How Donald Trump’s inflammatory words may cost him

Donald Trump formally announces his campaign for the 2016 Republican presidential nomination during an event at Trump Tower in New York, June 16, 2015.
Brendan McDermid | Reuters

Ever since Donald Trump made his anti-immigrant tirade during his 2016 presidential bid announcement, he's lost partnerships with many large companies including Univision, NBC Universal and Macy's.

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While the strategy may have given him a bump in political popularity—he trails only front runner Jeb Bush in the latest CNN/ORC national poll of GOP presidential hopefuls—several public relations and brand strategists believe the statements will severely affect Trump's businesses and personal brand, with one industry insider, who asked to remain anonymous, saying it was "the equivalent of professional suicide."

"For businesses and brands, it's one thing to be associated with a divisive and disrespectful force that you don't as a company believe in, but when you combine that with moronic behavior it's a double whammy," said Lenny Stern, former political consultant and partner at agency SS+K. "It's the idiocy of his statements and how he's handled it."

Trump did not immediately respond to a request by CNBC.com for comment.

According to his Q Score—a industry standard measurement of the public's familiarity and reaction to a brand—Trump has always had a low positive score, meaning the majority of people sampled enjoy criticizing him.

But Henry Schafer, executive vice president at Q Scores Company, explained that it doesn't necessarily lead to bad business. When one trends negative in the public, they can build a successful brand out of upsetting and inflammatory stunts. For example, he pointed out that the Kardashian women also tend to have low Q scores despite the fact that Kim has been estimated to be worth $52.5 million, according to Forbes.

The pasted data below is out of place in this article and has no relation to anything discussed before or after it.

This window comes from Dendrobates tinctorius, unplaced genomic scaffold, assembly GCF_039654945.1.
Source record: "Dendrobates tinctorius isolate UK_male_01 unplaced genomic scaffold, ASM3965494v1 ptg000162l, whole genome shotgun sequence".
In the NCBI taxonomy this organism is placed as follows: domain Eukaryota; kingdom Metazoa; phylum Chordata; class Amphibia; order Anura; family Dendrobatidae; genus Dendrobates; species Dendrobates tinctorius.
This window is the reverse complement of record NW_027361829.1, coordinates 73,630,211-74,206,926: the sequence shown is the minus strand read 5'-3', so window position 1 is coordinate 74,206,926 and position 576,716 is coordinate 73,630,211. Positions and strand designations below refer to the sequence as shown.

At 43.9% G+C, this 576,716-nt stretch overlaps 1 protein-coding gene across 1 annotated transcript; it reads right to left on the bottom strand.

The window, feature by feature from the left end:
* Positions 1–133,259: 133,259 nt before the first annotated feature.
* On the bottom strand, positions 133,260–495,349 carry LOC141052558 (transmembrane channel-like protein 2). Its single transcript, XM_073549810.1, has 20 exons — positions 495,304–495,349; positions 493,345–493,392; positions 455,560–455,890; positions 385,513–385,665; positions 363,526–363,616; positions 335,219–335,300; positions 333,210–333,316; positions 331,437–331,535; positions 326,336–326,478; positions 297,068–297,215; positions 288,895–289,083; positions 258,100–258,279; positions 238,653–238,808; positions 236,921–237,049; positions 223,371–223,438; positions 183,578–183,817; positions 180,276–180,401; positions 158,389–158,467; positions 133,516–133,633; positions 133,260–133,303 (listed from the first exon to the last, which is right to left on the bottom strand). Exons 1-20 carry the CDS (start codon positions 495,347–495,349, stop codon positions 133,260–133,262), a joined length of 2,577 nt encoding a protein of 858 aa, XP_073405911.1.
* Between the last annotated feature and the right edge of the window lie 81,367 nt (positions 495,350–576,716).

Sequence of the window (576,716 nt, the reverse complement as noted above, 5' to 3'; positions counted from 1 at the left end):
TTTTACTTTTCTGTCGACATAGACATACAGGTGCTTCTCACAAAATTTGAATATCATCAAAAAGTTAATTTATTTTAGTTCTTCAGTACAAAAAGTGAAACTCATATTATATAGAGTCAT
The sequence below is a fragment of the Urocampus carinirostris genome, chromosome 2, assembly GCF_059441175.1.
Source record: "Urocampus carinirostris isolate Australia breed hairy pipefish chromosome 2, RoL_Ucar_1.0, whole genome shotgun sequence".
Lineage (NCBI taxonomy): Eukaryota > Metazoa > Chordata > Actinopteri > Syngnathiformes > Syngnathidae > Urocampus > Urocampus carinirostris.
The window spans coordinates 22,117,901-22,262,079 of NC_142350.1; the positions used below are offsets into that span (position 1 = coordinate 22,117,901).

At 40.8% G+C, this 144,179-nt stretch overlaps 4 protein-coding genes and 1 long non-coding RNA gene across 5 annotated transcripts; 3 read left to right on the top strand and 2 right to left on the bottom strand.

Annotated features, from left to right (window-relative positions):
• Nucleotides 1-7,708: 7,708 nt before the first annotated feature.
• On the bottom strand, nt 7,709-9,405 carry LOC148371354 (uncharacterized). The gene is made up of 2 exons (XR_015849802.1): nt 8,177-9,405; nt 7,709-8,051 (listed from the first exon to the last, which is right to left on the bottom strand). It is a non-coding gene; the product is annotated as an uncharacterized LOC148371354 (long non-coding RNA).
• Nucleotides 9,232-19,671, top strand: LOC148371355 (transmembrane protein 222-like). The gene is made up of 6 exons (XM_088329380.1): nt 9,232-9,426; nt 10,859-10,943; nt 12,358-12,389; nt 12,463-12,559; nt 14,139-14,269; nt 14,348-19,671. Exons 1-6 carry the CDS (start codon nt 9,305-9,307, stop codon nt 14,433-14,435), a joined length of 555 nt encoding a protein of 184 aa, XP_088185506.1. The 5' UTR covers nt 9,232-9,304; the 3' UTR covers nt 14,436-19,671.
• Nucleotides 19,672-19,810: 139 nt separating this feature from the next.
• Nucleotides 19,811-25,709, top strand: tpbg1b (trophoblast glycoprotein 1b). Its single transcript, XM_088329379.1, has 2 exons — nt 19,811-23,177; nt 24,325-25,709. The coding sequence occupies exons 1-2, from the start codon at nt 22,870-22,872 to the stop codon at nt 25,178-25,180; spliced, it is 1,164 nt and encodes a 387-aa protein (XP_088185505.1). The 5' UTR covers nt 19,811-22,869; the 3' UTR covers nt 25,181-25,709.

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What's more, Trump's strategy of being the man people bond together over due to collective contempt seems to have worked in the past, if you believe the self-reported fact that his net worth is $8.7 billion.

"They create the love-to-hate relationship," Schafer said.

At this point, it is virtually impossible to estimate exactly how much in dollars these lost business relationships will cost Trump. And even with this modus operandi, there is such a thing as going too far, said Stern, whose company worked on the Obama/Biden 2012 campaign.

"It's served him well in his personal endeavors and business," Stern said. "But what we find is that brands, politicians and businesses can quickly go off the deep end."

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Stern explained while Trump will always have his core political supporters, the problem is the business world is looking to expand to emerging markets and millennials. Unlike the generations before them, these demographics are more likely to consider company ethics when purchasing a product, not just the quality of the item.

"One hundred percent you can be associated with a politician with strong views but be a non-political business," he said. "You can avoid taking sides on political issues… But if you are proactively associating yourself with someone who is crossing over from strong points of view to disrespect, businesses can no longer afford to associate themselves with those types of partners if they are going to want to be taken seriously by those audiences."